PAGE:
Fitbit has been hit with another consumer class action asserting false advertising claims, this time alleging that the fitness tracker fails to accurately monitor the users' heart rates.

"The heart rate monitoring function of the PurePulse Trackers is a material—indeed, in some cases, vital—feature of the product," the plaintiffs told the court. "Not only are accurate heart readings important for all of those engaging in fitness, they are critical to the health and well-being of those Class members whose medical conditions require them to maintain (or not to exceed) a certain heart rate."

According to the federal court action filed by three Fitbit users, the "PurePulse" technology in Fitbit's Charge HR and Surge models misreports the number of heartbeats, particularly during exercise. In a test performed by a cardiologist comparing the Fitbit technology to an electrocardiogram, the Fitbit was off by an average of about 25 beats per minute, the complaint alleged.

One plaintiff claimed the error was potentially dangerous. Colorado resident Teresa Black's personal trainer manually recorded her heart rate during a training session at 160 beats per minute. At the same time, her Charge HR indicated her heart rate was only 82 beats per minute, she claimed. "Black was approaching the maximum recommended heart rate for her age, and if she had continued to rely on her inaccurate PurePulse Tracker, she may well have exceeded it, thereby jeopardizing her health and safety," the suit alleged.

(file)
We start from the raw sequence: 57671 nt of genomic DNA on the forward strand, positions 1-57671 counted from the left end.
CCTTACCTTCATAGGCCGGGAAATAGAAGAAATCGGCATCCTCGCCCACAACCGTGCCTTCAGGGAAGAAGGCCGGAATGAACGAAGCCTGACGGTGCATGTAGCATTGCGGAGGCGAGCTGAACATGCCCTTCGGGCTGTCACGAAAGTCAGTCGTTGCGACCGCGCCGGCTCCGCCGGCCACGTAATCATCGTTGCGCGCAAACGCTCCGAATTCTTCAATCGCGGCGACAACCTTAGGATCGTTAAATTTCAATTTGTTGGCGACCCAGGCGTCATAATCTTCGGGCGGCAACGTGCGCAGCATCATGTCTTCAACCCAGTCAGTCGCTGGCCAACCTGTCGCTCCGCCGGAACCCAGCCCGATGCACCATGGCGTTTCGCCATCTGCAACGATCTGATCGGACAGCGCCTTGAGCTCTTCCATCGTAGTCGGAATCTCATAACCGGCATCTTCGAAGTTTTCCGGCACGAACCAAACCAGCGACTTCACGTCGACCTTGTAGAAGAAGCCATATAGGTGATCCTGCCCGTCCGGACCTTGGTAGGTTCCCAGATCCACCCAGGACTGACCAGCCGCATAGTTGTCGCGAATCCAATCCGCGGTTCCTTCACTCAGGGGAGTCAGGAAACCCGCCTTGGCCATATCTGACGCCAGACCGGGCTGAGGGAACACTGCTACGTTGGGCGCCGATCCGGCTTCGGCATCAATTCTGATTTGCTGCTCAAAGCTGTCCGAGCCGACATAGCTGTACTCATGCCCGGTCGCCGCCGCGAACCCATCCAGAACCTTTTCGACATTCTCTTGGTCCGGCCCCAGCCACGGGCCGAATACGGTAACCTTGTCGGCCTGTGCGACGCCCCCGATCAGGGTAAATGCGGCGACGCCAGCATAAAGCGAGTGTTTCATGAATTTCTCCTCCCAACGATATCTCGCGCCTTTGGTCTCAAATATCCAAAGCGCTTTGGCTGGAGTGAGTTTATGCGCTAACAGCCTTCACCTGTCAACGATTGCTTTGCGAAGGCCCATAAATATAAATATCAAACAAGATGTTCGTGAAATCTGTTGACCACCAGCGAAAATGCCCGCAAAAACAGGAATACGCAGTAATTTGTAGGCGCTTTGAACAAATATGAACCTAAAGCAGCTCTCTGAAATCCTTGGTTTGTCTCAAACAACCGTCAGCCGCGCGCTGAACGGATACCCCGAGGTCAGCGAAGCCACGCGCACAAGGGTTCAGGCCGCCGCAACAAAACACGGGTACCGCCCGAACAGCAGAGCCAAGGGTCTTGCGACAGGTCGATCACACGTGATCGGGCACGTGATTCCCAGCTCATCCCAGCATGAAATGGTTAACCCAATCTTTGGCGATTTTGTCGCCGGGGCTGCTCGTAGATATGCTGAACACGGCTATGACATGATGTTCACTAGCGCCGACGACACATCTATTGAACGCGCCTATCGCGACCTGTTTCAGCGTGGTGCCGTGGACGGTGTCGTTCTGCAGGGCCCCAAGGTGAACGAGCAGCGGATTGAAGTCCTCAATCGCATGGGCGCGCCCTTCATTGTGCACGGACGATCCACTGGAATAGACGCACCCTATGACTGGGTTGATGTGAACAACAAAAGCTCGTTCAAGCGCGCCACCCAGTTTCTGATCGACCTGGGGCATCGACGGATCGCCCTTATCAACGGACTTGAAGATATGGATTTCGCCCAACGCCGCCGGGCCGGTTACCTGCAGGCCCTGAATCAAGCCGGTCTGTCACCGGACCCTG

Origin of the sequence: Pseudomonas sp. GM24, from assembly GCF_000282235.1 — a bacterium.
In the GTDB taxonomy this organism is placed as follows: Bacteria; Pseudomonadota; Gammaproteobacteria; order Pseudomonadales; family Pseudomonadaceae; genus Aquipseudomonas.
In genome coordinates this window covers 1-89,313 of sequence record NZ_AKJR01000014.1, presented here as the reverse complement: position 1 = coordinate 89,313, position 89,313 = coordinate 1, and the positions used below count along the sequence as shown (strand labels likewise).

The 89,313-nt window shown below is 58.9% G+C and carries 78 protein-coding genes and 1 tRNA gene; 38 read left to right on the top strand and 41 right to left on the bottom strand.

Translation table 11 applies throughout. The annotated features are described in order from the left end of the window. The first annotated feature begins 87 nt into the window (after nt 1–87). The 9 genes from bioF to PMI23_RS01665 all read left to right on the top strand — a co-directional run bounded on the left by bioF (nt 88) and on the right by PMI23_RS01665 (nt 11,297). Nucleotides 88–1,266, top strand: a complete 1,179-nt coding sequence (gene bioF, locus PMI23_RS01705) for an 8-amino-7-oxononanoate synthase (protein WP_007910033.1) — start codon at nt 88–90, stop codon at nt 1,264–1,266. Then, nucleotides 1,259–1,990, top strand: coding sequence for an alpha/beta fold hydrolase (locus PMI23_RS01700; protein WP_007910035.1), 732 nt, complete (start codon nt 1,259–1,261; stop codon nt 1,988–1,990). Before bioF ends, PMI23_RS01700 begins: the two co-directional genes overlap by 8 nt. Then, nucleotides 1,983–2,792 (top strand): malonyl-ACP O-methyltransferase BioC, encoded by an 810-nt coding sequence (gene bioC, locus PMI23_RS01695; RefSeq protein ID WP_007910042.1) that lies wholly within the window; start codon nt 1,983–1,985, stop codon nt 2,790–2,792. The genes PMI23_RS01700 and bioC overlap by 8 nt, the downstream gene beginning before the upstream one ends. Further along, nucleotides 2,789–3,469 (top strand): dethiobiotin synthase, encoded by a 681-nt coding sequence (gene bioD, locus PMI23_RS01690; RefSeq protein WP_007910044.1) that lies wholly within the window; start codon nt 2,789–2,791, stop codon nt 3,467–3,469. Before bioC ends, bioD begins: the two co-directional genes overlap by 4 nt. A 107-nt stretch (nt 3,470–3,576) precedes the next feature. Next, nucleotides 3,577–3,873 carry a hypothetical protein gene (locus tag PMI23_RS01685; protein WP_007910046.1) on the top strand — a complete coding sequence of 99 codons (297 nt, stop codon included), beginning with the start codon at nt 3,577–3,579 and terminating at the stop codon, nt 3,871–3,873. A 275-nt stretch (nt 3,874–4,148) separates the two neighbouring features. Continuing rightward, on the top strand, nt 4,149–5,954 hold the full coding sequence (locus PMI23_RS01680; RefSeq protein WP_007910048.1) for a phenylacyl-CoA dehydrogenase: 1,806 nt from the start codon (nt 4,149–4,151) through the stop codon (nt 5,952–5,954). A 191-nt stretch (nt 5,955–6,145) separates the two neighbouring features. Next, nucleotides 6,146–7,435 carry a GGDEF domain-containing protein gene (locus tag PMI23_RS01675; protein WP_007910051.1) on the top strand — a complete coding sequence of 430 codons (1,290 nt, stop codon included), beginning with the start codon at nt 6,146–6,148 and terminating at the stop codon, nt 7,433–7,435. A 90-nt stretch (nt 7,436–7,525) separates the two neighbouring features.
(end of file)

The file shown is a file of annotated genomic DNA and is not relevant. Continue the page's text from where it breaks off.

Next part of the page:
Despite these inaccuracies, Fitbit engaged in a widespread national advertising campaign touting its activity trackers with the heart rate monitoring feature with slogans such as "Every Beat Counts" and "Know Your Heart," the plaintiffs said. To reinforce the claims, commercials depicted the Fitbits being used for activity and fitness, including high-intensity workouts.

In additional counts, the plaintiffs challenged Fitbit's use of an arbitration agreement featuring a class action ban as a separate and actionable unfair and deceptive trade practice. Consumers are not informed of the agreement prior to purchase, the suit said, and are instead forced to agree to the Terms of Service pursuant to an online registration required for the PurePulse products to work.

"Fitbit's attempt to bind customers who bought PurePulse Trackers through third party online and brick and mortar stores to an arbitration clause and class action ban post-purchase when they register the product—which is required to make the product function as intended—is unconscionable, invalid, and unenforceable," the plaintiffs wrote.

Seeking to certify a nationwide class of purchasers, as well as subclasses in California, Colorado, and Wisconsin, the complaint requested injunctive relief and restitution, as well as compensatory, exemplary, punitive, and statutory penalties and damages.

To read the complaint in McClellan v. Fitbit, Inc., click here.

Why it matters: The company pledged to fight the case, noting in a statement that "Fitbit trackers are designed to provide meaningful data to our users to help them reach their health and fitness goals, and are not intended to be scientific or medical devices." Last summer, Fitbit faced similar false advertising allegations about sleep measurement claims for its products.